In the spirit of distracting myself from Doom Scrolling, let's talk about a feature that is super useful that many folks don't really know a lot about: Remote Credential Guard.
I've gone into relatively great detail about all the different stages of Windows auth and I encourage everyone to read through the posts because there's literally centuries of dev hours put into building all of this and it's complex.
The first thing is how does basic sign on work? What Happens When you Type Your Password into Windows? (syfuhs.net)
The second is how does basic RDP authentication work? How Authentication Works when you use Remote Desktop (syfuhs.net)
The fourth one is What is the LSA? A Bit About the Local Security Authority (syfuhs.net)
Now, since I don't expect everyone to go off and read those let's summarize a bit.
In a normal world you type your password into Windows and that kicks off a bunch of machinery that verifies the credential, sets up your logon session, creates your desktop, etc.
RDP does the exact same thing, except it has a precursor step that makes sure you're sending the password to the right computer called NLA. After, the RDP client literally sends the password you typed in across the network to the remote machine.
The remote machine effectively does the equivalent of typing that password into a credential provider for you, kicking off all the logon machinery. This is super important because the password unlocks all sorts of important systems within your logon session.
There are things like DPAPI that are bound to your credential. SSO using Kerberos or NTLM require the password to get a TGT or challenge. It's a fairly important prerequisite. How Windows Single Sign-On Works (syfuhs.net)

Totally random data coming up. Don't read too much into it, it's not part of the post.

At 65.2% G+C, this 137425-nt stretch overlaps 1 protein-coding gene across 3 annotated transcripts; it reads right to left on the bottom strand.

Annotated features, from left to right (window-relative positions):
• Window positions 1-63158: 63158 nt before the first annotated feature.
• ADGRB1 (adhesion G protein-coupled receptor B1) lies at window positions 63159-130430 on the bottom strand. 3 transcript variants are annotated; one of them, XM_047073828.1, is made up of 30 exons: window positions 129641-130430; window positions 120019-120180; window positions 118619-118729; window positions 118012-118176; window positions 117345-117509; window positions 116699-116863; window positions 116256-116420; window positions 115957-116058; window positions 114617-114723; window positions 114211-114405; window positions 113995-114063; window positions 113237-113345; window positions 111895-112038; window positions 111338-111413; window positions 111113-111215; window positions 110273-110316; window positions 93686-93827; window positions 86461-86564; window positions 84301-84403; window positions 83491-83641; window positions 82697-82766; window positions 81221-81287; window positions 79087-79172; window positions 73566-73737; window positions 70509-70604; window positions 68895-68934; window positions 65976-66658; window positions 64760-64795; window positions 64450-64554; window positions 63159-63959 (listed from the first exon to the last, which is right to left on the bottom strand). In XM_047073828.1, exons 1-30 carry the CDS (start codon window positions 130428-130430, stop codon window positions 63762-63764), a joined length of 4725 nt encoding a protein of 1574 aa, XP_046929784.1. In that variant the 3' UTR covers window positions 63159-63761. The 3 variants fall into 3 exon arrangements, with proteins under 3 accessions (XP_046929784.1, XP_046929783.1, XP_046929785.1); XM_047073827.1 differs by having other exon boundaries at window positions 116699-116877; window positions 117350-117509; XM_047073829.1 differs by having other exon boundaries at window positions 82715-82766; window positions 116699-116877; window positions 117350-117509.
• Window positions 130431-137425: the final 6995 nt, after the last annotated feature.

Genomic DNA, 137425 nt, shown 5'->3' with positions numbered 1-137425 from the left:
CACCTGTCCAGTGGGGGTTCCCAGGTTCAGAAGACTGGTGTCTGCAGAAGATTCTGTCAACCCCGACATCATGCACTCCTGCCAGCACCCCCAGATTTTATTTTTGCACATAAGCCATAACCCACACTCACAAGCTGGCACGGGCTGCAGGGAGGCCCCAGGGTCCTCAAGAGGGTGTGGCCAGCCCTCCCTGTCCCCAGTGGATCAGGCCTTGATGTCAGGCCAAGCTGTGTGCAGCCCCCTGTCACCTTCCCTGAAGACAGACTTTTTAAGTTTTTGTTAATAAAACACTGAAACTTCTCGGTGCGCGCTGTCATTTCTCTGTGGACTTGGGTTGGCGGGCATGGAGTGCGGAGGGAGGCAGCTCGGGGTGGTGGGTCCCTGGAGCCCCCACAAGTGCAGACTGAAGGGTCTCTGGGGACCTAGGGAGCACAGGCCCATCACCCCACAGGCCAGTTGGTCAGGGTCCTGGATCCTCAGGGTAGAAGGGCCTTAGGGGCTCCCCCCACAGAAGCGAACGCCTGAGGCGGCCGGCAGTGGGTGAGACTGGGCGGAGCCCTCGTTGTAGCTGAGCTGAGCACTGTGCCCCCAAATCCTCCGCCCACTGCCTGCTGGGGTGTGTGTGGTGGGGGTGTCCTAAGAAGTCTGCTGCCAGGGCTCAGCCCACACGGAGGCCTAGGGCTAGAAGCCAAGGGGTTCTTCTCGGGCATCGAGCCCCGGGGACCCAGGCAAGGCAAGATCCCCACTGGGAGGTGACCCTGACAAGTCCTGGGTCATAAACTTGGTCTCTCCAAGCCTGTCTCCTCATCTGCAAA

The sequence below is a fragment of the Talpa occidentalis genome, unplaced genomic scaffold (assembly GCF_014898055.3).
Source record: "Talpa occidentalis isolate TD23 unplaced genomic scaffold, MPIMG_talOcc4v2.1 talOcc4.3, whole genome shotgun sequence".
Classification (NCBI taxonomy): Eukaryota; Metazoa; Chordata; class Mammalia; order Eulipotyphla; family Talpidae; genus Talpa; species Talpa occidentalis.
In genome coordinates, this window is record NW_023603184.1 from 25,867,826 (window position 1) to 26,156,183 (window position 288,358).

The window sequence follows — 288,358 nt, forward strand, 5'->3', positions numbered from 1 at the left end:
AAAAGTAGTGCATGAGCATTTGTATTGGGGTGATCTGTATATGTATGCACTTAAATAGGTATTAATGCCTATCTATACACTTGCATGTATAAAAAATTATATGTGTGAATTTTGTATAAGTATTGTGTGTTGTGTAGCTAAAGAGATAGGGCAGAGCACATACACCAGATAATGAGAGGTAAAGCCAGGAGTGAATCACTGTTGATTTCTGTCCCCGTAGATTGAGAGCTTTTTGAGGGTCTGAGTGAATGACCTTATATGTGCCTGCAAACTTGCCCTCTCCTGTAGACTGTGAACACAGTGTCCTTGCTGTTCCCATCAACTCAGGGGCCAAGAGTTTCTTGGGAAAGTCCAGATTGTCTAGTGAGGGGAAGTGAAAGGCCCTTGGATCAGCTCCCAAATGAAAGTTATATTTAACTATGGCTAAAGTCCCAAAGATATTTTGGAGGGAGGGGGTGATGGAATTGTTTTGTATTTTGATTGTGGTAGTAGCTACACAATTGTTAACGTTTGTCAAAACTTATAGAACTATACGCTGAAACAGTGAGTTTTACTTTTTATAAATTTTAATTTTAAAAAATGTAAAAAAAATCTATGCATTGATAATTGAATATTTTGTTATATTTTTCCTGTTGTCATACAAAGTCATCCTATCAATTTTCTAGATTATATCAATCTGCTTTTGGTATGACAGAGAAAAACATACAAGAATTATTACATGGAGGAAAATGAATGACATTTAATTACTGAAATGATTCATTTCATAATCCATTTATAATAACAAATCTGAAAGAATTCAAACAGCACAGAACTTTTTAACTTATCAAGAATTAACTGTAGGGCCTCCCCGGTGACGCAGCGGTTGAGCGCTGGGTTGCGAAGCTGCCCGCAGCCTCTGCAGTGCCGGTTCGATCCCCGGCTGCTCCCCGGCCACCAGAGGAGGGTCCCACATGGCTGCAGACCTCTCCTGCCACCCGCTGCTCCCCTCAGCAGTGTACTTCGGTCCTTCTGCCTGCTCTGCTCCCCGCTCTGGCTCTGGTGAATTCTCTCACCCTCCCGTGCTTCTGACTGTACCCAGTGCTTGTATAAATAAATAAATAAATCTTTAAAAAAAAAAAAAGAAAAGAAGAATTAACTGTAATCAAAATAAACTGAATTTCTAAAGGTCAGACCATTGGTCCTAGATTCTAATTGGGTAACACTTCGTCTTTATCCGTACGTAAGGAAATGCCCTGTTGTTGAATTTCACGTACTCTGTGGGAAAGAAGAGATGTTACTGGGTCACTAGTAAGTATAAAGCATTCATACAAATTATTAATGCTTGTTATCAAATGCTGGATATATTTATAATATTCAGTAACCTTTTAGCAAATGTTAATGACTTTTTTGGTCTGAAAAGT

It turns out this is really rather dangerous if you don't trust that remote machine, because it has your password now whether you like it or not. Incidentally this is why keeping NLA on all the time is important.
So, what do we do about it? Well, if we go back to how Credential Guard works, we have this concept of a tiny locked down VM running beside your regular session where you can periodically ask it certain specific questions.
1. Can you encrypt/decrypt this for me? (Yes)
2. Can you give me my password to send to this other machine (NO!)
3. Can you store this session key so attackers can't steal it? (Yes)
Yadda yadda yadda.
Coding-wise it was implemented [more or less] as an interface of questions you can ask. We have two implementations: the first is the one LSA uses when CG is off. Things just stay in LSA memory. The second lives in LsaIso, where LSA interacts with it over Hyper-V-provided RPC.
When CG is on, LSA knows to call the RPC version, otherwise it calls the normal-world version. Most important secret-y things travel through this interface.
Only LSA can call the interface implementations, so at worst you're still protected from normal attacks because you must first breach LSA before doing anything interesting.
Which, by the way go turn on LSA PPL please.
The engineering value behind this design is also super high because it makes it clear who is responsible for what security decisions. I'm very proud of the devs that designed and built this because it was a monumental engineering task.
So, you have:
Password => LSA => Cred Guard
Cred Guard <=interface=> LSA <=> Apps
Now we introduce RDP. On the target machine it works exactly the same way, except that password came from a remote machine.
What if we did this?
Password => LSA => Cred Guard [client machine]
Cred Guard [client machine] <=RDP interface=> LSA <=> Apps
Remember that interface thingy that LSA calls? What if we built a 3rd interface that instead of doing things in memory, or RPC over Hyper-V, it does it with RPC over the RDP transport whatsits (I can't remember what they're called).
Now your creds stay on the client, and whenever the RDP target needs to use those secrets for whatever reason it asks LSA as usual, LSA asks the interface, and it just happens that the interface implementation lives on the other side of the world in your client machine.
And so we have Remote Credential Guard.
Now, obviously this is not a fool-proof solution to all security problems. You have full SSO to all things on the remote machine just as if you typed in your password. That means something on that machine can do something malicious as you via SSO.
But they can only do it for as long as your session is active. Once you disconnect, the connection to the client LSA is dead. Requesting new tickets fails. The target machine's ticket cache is also useless because it requires Cred Guard to function. NTLM has no ntowf.